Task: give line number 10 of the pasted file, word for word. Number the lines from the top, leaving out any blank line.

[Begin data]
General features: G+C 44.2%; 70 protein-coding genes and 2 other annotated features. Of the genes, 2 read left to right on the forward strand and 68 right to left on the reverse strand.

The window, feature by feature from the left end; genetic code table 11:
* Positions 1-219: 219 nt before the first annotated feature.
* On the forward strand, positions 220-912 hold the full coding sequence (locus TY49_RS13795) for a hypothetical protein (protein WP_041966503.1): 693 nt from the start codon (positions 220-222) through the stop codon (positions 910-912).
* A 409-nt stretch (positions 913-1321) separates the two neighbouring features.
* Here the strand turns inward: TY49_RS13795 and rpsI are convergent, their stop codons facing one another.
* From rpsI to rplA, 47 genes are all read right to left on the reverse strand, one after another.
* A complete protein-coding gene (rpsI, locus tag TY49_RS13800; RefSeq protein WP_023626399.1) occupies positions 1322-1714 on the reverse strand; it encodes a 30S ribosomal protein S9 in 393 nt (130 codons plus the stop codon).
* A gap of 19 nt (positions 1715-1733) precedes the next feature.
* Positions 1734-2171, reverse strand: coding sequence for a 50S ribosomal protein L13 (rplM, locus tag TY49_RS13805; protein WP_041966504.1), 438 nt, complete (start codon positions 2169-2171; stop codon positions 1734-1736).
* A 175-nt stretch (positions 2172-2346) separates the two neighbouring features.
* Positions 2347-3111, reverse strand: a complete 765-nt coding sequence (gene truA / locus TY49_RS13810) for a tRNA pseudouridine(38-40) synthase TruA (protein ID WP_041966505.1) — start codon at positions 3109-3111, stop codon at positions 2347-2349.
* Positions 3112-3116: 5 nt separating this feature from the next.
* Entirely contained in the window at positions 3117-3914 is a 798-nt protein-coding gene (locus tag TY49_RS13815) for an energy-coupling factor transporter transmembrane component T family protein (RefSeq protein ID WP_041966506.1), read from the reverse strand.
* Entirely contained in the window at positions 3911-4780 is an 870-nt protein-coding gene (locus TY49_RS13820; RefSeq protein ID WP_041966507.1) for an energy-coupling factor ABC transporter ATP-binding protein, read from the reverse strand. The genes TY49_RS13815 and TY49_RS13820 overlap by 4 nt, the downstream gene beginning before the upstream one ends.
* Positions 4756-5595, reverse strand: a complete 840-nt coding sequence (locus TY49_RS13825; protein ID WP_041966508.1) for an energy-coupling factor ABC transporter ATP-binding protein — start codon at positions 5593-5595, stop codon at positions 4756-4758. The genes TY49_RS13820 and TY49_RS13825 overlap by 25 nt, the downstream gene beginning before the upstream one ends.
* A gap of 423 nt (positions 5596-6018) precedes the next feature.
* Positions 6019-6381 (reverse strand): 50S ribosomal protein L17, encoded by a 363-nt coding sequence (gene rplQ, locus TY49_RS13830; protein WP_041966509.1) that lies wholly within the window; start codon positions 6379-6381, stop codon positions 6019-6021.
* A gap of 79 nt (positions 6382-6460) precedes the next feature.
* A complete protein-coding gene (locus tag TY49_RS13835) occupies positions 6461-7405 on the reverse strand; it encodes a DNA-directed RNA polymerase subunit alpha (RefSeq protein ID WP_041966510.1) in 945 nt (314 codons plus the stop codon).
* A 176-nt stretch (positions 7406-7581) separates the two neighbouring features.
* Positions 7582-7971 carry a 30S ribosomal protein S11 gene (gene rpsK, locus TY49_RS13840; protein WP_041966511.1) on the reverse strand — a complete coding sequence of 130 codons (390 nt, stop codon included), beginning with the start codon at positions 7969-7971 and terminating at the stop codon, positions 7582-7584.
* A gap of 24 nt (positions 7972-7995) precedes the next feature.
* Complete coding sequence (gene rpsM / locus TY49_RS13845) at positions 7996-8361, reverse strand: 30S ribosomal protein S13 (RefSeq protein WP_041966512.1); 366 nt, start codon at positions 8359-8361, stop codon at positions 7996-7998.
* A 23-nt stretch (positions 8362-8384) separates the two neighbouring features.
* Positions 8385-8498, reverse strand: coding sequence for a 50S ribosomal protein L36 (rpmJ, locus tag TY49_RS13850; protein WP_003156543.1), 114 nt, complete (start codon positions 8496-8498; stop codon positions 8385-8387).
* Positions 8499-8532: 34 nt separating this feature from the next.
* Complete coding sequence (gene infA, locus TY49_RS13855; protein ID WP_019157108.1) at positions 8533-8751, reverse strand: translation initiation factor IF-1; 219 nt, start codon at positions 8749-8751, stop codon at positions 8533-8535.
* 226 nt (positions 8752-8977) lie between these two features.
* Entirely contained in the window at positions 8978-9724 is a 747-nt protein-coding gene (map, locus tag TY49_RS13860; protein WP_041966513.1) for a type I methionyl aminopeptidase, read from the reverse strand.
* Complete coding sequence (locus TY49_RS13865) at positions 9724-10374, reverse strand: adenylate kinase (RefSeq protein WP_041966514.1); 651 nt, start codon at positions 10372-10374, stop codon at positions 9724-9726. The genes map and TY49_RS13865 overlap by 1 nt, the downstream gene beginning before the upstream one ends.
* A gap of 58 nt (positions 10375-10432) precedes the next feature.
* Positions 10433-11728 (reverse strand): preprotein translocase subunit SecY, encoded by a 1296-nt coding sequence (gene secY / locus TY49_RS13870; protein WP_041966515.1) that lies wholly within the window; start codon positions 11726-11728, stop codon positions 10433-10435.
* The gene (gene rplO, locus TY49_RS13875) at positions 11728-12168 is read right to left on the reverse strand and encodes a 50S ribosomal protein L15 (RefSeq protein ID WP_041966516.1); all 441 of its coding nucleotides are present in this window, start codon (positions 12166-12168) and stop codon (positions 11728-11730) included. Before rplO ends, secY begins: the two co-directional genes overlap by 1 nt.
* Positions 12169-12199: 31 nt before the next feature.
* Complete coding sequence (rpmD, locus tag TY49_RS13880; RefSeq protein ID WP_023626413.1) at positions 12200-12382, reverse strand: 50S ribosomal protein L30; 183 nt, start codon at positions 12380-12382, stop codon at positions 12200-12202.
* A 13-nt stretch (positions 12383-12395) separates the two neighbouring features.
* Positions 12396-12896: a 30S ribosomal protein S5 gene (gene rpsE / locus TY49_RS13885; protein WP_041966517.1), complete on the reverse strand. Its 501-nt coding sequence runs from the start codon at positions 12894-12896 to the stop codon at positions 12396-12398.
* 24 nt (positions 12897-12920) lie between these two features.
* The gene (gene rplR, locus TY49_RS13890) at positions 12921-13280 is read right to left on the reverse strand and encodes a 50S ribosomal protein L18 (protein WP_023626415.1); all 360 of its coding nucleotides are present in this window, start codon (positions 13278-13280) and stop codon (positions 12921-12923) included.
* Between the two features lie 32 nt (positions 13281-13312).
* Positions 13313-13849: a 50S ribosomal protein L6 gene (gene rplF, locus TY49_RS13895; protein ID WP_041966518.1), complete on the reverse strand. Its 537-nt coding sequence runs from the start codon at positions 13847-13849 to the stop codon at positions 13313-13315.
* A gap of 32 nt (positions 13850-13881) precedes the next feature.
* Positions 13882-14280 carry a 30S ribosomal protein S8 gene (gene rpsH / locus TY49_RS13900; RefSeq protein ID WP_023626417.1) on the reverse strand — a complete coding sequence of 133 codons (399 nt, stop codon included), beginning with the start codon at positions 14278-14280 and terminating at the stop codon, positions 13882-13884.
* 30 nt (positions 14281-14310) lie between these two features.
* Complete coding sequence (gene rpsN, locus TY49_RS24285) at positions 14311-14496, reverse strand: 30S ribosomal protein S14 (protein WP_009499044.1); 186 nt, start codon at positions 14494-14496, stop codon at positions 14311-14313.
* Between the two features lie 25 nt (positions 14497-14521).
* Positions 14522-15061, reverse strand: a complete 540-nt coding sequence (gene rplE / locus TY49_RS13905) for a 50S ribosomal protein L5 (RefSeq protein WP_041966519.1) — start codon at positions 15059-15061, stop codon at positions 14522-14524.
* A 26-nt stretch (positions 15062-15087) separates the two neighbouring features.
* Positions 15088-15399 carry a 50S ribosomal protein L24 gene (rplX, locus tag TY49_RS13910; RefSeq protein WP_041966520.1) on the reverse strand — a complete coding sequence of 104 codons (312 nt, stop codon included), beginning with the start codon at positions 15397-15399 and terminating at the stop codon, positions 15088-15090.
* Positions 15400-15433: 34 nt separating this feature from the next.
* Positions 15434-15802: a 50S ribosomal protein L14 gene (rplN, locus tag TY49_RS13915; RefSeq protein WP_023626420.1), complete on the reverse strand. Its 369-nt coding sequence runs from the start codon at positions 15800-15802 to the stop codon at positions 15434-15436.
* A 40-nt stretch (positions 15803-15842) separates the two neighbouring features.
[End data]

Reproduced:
* Positions 1734-2171, reverse strand: coding sequence for a 50S ribosomal protein L13 (rplM, locus tag TY49_RS13805; protein WP_041966504.1), 438 nt, complete (start codon positions 2169-2171; stop codon positions 1734-1736).